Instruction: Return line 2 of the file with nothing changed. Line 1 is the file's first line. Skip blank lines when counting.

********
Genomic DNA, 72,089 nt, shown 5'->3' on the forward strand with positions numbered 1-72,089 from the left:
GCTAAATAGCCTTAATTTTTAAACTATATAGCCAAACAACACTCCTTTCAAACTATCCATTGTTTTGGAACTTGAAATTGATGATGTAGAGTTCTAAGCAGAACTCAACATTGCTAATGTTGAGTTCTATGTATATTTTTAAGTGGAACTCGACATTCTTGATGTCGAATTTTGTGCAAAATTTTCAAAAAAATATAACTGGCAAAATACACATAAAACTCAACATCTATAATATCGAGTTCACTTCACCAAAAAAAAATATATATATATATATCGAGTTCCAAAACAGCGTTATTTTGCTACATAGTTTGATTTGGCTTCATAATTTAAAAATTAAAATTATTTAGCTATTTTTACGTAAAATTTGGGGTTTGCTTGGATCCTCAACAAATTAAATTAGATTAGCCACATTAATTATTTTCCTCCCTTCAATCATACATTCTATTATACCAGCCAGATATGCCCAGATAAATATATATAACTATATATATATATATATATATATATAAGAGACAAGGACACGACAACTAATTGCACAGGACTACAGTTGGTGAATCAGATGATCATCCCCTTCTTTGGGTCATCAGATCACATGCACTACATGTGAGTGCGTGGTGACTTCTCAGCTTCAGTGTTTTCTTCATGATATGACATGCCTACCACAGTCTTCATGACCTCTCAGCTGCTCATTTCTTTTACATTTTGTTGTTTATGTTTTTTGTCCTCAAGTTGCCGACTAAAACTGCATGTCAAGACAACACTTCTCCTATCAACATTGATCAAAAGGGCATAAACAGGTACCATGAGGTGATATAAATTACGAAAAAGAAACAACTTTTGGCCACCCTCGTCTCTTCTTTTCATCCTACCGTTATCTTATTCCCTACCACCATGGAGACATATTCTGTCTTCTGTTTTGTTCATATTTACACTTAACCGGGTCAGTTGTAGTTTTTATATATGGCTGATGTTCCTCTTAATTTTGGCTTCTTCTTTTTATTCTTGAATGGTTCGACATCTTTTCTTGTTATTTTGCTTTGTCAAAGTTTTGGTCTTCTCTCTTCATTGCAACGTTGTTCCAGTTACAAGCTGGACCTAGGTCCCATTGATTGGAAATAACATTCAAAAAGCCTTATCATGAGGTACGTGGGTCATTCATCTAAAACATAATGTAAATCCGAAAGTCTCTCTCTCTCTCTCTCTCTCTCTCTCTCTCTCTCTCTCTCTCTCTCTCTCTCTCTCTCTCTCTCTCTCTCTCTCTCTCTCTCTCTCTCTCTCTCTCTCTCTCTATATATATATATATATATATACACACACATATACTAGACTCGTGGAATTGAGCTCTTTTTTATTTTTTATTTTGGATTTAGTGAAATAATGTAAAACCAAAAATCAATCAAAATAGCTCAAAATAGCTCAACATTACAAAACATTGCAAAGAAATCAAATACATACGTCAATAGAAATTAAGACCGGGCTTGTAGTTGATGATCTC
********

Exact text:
GCTAAATAGCCTTAATTTTTAAACTATATAGCCAAACAACACTCCTTTCAAACTATCCATTGTTTTGGAACTTGAAATTGATGATGTAGAGTTCTAAGCAGAACTCAACATTGCTAATGTTGAGTTCTATGTATATTTTTAAGTGGAACTCGACATTCTTGATGTCGAATTTTGTGCAAAATTTTCAAAAAAATATAACTGGCAAAATACACATAAAACTCAACATCTATAATATCGAGTTCACTTCACCAAAAAAAAATATATATATATATATCGAGTTCCAAAACAGCGTTATTTTGCTACATAGTTTGATTTGGCTTCATAATTTAAAAATTAAAATTATTTAGCTATTTTTACGTAAAATTTGGGGTTTGCTTGGATCCTCAACAAATTAAATTAGATTAGCCACATTAATTATTTTCCTCCCTTCAATCATACATTCTATTATACCAGCCAGATATGCCCAGATAAATATATATAACTATATATATATATATATATATATATAAGAGACAAGGACACGACAACTAATTGCACAGGACTACAGTTGGTGAATCAGATGATCATCCCCTTCTTTGGGTCATCAGATCACATGCACTACATGTGAGTGCGTGGTGACTTCTCAGCTTCAGTGTTTTCTTCATGATATGACATGCCTACCACAGTCTTCATGACCTCTCAGCTGCTCATTTCTTTTACATTTTGTTGTTTATGTTTTTTGTCCTCAAGTTGCCGACTAAAACTGCATGTCAAGACAACACTTCTCCTATCAACATTGATCAAAAGGGCATAAACAGGTACCATGAGGTGATATAAATTACGAAAAAGAAACAACTTTTGGCCACCCTCGTCTCTTCTTTTCATCCTACCGTTATCTTATTCCCTACCACCATGGAGACATATTCTGTCTTCTGTTTTGTTCATATTTACACTTAACCGGGTCAGTTGTAGTTTTTATATATGGCTGATGTTCCTCTTAATTTTGGCTTCTTCTTTTTATTCTTGAATGGTTCGACATCTTTTCTTGTTATTTTGCTTTGTCAAAGTTTTGGTCTTCTCTCTTCATTGCAACGTTGTTCCAGTTACAAGCTGGACCTAGGTCCCATTGATTGGAAATAACATTCAAAAAGCCTTATCATGAGGTACGTGGGTCATTCATCTAAAACATAATGTAAATCCGAAAGTCTCTCTCTCTCTCTCTCTCTCTCTCTCTCTCTCTCTCTCTCTCTCTCTCTCTCTCTCTCTCTCTCTCTCTCTCTCTCTCTCTCTCTCTCTCTCTCTCTCTCTCTATATATATATATATATATATACACACACATATACTAGACTCGTGGAATTGAGCTCTTTTTTATTTTTTATTTTGGATTTAGTGAAATAATGTAAAACCAAAAATCAATCAAAATAGCTCAAAATAGCTCAACATTACAAAACATTGCAAAGAAATCAAATACATACGTCAATAGAAATTAAGACCGGGCTTGTAGTTGATGATCTC